Once replication has been started on both of the slaves, the database and tables should be created; note that for some reason, the creation of the tables isn’t replicated to the slaves when using this preview load and so the tables actually need to be created 3 times:

mysql-master> CREATE DATABASE clusterdb; mysql-master> USE clusterdb; mysql-master> CREATE TABLE sys1 (code INT NOT NULL PRIMARY KEY, country VARCHAR (30)) engine=innodb; mysql-master> CREATE TABLE subs1 (sub_id INT NOT NULL PRIMARY KEY, code INT) engine=innodb;
mysql-slave-odd> USE clusterdb; mysql-slave-odd> CREATE TABLE sys1 (code INT NOT NULL PRIMARY KEY, country VARCHAR (30)) engine=innodb; mysql-slave-odd> create table subs1 (sub_id INT NOT NULL PRIMARY KEY, code INT) engine=innodb;
mysql-slave-even> USE clusterdb; mysql-slave-even> CREATE TABLE sys1 (code INT NOT NULL PRIMARY KEY, country VARCHAR (30)) engine=innodb; mysql-slave-even> CREATE TABLE subs1 (sub_id INT NOT NULL PRIMARY KEY, code INT) engine=innodb;

The data can then be added to the master and then the 2 slaves can be checked to validate that it behaved as expected:

mysql-master> INSERT INTO sys1 SET area_code=33, country="France";
mysql-master> INSERT INTO sys1 SET area_code=44, country="UK";
mysql-master> INSERT INTO subs1 SET sub_id=401, code=44;
mysql-master> INSERT INTO subs1 SET sub_id=402, code=33;
mysql-master> INSERT INTO subs1 SET sub_id=976, code=33;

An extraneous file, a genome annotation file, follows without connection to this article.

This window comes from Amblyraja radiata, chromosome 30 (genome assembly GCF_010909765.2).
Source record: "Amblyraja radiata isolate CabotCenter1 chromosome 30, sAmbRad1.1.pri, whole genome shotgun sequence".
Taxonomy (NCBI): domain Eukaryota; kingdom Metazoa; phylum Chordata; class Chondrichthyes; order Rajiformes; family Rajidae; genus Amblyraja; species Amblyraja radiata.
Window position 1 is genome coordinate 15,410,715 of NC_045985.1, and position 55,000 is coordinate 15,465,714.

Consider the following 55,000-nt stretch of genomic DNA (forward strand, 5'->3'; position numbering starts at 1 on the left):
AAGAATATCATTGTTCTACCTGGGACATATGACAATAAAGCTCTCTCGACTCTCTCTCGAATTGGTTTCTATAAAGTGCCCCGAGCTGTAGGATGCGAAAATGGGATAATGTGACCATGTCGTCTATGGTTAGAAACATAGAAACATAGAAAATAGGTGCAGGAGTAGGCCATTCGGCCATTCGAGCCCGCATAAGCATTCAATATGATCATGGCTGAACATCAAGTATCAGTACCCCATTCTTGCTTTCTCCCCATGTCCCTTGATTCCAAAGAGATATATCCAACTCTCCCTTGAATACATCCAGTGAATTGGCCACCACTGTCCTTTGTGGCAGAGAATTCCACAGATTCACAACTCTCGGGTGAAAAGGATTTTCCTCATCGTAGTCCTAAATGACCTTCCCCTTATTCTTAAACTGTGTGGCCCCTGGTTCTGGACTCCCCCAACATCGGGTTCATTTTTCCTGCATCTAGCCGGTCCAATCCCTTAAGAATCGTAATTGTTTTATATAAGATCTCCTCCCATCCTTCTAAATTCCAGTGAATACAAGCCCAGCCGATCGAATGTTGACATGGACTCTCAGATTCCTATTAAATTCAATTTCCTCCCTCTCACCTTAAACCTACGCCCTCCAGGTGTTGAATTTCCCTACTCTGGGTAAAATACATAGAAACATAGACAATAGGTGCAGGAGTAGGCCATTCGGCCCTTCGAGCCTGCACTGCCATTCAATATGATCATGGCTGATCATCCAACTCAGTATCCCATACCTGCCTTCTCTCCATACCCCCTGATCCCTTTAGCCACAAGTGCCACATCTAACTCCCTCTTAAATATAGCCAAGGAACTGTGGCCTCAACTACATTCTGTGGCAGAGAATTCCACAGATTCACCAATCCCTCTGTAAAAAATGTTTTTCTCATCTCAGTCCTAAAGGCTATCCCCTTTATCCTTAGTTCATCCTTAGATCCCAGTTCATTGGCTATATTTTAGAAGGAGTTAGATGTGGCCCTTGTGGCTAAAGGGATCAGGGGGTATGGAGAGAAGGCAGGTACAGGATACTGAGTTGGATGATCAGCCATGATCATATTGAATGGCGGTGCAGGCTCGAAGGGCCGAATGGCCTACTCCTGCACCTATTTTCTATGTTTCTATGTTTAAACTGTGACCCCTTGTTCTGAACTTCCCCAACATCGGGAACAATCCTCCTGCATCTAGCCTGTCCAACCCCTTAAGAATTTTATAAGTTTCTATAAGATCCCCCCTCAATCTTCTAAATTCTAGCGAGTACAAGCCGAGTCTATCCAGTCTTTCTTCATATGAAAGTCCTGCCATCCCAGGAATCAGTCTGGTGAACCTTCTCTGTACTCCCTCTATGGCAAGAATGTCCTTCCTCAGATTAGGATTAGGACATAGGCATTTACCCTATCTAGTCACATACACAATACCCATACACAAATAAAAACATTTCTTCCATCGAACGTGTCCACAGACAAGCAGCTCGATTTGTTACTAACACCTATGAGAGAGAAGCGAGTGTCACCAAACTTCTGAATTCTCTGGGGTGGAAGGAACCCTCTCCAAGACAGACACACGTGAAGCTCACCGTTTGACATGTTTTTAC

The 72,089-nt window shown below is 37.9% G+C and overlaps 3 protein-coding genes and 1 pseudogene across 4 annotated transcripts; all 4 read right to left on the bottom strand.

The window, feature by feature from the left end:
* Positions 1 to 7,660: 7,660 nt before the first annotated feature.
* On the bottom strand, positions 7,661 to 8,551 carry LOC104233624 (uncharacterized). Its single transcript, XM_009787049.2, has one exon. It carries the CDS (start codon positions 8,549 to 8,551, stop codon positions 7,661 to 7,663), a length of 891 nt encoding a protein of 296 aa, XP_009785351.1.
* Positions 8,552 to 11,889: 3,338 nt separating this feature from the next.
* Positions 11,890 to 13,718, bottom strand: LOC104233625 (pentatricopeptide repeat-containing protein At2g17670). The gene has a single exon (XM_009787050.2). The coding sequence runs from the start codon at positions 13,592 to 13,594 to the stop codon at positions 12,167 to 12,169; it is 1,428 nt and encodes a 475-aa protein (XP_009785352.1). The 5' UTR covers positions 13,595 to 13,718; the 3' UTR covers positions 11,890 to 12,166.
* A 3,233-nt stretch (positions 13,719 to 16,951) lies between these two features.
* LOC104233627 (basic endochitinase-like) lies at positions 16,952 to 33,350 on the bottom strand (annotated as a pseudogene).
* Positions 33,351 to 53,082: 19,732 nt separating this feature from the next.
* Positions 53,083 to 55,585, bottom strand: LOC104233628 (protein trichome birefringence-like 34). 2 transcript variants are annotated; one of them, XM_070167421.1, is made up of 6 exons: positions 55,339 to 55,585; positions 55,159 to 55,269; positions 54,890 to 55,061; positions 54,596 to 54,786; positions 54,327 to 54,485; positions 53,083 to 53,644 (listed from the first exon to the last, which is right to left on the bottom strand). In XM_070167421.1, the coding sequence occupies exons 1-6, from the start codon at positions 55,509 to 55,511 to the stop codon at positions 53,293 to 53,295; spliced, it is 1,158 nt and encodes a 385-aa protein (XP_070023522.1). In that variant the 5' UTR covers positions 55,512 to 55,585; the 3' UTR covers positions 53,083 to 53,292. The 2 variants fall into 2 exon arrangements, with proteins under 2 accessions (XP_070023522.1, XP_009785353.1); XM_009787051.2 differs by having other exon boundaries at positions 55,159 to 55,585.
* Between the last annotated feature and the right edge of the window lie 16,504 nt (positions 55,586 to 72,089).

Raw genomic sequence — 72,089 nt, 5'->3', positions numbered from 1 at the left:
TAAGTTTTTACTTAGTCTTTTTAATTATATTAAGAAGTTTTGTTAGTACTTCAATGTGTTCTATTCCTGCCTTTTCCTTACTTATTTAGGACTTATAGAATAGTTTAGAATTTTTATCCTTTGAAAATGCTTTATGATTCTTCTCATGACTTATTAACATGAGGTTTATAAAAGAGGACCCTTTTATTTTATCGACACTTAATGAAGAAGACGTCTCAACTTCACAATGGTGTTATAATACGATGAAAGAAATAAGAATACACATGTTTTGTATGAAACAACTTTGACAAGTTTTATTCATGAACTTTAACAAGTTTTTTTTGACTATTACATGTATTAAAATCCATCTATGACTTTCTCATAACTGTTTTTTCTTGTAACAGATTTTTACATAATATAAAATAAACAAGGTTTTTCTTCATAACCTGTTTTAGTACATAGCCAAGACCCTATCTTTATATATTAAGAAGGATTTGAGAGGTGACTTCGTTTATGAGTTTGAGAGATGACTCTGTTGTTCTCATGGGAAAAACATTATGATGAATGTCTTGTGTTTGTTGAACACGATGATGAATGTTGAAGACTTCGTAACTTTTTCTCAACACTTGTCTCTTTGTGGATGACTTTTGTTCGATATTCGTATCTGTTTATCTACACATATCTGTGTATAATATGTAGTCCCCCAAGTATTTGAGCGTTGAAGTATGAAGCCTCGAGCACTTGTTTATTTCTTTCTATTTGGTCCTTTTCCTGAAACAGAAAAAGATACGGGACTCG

mysql-master> INSERT INTO subs1 SET sub_id=981, code=44;
mysql-slave-odd> SELECT * FROM sys1;
+------+---------+
| code | country |
+------+---------+
|  33  | France  |
|  44  | UK      |
+------+---------+

mysql-slave-odd> SELECT * FROM subs1;
+--------+------+
| sub_id | code |
+--------+------+
|   401  | 44   |
|   981  | 44   |
+--------+------+
Fig. 4 Results of partitioned replication

Fig. 4 Results of partitioned replication

mysql-slave-even> SELECT * FROM sys1;
+------+---------+
| code | country |
+------+---------+
|  33  | France  |
|  44  | UK      |
+------+---------+
mysql-slave-even> SELECT * FROM subs1;
+--------+------+
| sub_id | code |
+--------+------+
|   402  | 33   |
|   976  | 33   |
+--------+------+

Fig. 4 illustrates this splitting of data between the 2 slaves – all rows from the system table are stored in both databases (as well as in the master) while the data in the subscriber table (and it would work for multiple subscriber tables too) are partitioned between the 2 databases – odd values in one, even in the other. Obviously, this could be extended to more slaves by changing the checks in the scripts.

As an illustration of how this example could be useful, all administrative data could be provisioned into and maintained by the master – both system and subscriber data. Each slave could then serve a subset of the subscribers, providing read-access to the administrative data andread/write access for the more volatile subscriber data (which is mastered on the ‘slave’). In this way, there can be a central point to manage the administrative data while being able to scale out to multiple, databases to provide maximum capacity and performance to the applications. For example, in a telco environment, you may filter rows by comparing a subscriber’s phone number to a set of area codes so that the local subscribers are accessed from the local database – minimising latency.